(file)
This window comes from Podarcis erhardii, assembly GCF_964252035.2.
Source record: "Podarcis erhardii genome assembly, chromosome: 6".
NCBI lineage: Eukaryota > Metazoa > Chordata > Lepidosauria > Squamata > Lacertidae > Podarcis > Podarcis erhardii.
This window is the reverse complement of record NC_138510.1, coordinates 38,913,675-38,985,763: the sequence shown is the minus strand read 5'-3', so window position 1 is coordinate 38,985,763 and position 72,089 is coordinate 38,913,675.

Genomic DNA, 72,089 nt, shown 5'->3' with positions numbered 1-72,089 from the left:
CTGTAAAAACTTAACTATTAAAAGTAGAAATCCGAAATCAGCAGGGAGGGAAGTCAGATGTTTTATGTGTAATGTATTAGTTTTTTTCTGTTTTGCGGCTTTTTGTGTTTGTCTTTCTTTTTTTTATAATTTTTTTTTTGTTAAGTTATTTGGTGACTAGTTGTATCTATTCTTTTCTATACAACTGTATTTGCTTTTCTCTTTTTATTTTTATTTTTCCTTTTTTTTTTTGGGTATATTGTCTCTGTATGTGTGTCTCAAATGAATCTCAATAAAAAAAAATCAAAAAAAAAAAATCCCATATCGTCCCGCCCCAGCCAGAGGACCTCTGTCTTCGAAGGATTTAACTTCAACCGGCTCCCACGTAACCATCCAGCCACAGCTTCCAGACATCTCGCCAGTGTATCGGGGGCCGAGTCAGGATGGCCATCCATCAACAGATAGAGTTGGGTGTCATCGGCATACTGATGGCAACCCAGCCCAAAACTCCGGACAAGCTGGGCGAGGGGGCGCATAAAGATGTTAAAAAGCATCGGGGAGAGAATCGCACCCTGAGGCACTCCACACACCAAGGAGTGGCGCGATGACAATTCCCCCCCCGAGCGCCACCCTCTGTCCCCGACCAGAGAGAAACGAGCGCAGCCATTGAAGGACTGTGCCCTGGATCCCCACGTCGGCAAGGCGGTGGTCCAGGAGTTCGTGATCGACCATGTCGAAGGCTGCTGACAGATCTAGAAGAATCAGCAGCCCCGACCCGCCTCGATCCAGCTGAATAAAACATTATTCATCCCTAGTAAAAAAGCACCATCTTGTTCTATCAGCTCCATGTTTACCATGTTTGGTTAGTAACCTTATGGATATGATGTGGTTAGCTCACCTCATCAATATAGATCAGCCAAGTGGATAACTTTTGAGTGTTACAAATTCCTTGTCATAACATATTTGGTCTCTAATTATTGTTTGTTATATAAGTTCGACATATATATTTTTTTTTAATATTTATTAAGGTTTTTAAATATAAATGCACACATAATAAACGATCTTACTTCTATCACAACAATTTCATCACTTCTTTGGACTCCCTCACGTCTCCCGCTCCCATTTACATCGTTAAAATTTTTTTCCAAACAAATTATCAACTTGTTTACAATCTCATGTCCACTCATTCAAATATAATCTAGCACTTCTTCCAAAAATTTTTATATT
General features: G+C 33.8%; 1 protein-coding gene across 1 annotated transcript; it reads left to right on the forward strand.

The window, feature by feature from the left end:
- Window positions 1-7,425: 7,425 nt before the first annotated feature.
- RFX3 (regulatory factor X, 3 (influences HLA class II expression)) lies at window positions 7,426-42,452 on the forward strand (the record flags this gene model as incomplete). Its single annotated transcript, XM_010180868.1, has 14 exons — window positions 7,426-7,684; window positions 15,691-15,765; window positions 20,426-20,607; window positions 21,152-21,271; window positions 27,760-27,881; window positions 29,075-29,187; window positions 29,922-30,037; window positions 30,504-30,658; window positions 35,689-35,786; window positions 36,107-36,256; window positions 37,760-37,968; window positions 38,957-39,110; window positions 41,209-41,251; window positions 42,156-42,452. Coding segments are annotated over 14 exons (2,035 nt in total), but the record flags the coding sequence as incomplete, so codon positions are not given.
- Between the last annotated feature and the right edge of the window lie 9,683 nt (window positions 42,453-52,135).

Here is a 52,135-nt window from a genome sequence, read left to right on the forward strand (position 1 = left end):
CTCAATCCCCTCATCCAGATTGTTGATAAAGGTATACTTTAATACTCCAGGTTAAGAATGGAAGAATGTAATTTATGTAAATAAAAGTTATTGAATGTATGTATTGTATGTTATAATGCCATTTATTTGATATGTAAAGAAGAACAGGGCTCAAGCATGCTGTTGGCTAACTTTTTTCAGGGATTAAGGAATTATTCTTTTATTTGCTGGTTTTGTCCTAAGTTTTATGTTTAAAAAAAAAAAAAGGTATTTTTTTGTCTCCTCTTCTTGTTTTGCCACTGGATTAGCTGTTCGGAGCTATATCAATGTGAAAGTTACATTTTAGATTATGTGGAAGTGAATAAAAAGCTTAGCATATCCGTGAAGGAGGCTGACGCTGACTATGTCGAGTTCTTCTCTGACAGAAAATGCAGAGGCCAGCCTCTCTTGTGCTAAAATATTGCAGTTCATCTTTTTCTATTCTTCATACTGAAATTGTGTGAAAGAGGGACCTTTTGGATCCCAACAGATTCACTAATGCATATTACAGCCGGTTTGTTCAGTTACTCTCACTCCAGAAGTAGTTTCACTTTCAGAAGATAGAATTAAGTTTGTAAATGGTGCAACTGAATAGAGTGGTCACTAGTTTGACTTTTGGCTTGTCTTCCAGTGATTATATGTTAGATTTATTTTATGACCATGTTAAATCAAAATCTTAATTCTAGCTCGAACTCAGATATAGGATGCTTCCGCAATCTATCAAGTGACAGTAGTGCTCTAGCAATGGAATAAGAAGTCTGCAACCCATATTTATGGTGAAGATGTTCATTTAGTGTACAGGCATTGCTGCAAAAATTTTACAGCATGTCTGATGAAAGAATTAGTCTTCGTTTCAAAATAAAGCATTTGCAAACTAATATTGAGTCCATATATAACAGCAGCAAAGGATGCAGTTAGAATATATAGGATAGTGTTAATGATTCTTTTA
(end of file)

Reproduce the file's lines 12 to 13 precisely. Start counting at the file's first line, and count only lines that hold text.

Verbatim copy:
Here is a 52,135-nt window from a genome sequence, read left to right on the forward strand (position 1 = left end):
CTCAATCCCCTCATCCAGATTGTTGATAAAGGTATACTTTAATACTCCAGGTTAAGAATGGAAGAATGTAATTTATGTAAATAAAAGTTATTGAATGTATGTATTGTATGTTATAATGCCATTTATTTGATATGTAAAGAAGAACAGGGCTCAAGCATGCTGTTGGCTAACTTTTTTCAGGGATTAAGGAATTATTCTTTTATTTGCTGGTTTTGTCCTAAGTTTTATGTTTAAAAAAAAAAAAAGGTATTTTTTTGTCTCCTCTTCTTGTTTTGCCACTGGATTAGCTGTTCGGAGCTATATCAATGTGAAAGTTACATTTTAGATTATGTGGAAGTGAATAAAAAGCTTAGCATATCCGTGAAGGAGGCTGACGCTGACTATGTCGAGTTCTTCTCTGACAGAAAATGCAGAGGCCAGCCTCTCTTGTGCTAAAATATTGCAGTTCATCTTTTTCTATTCTTCATACTGAAATTGTGTGAAAGAGGGACCTTTTGGATCCCAACAGATTCACTAATGCATATTACAGCCGGTTTGTTCAGTTACTCTCACTCCAGAAGTAGTTTCACTTTCAGAAGATAGAATTAAGTTTGTAAATGGTGCAACTGAATAGAGTGGTCACTAGTTTGACTTTTGGCTTGTCTTCCAGTGATTATATGTTAGATTTATTTTATGACCATGTTAAATCAAAATCTTAATTCTAGCTCGAACTCAGATATAGGATGCTTCCGCAATCTATCAAGTGACAGTAGTGCTCTAGCAATGGAATAAGAAGTCTGCAACCCATATTTATGGTGAAGATGTTCATTTAGTGTACAGGCATTGCTGCAAAAATTTTACAGCATGTCTGATGAAAGAATTAGTCTTCGTTTCAAAATAAAGCATTTGCAAACTAATATTGAGTCCATATATAACAGCAGCAAAGGATGCAGTTAGAATATATAGGATAGTGTTAATGATTCTTTTA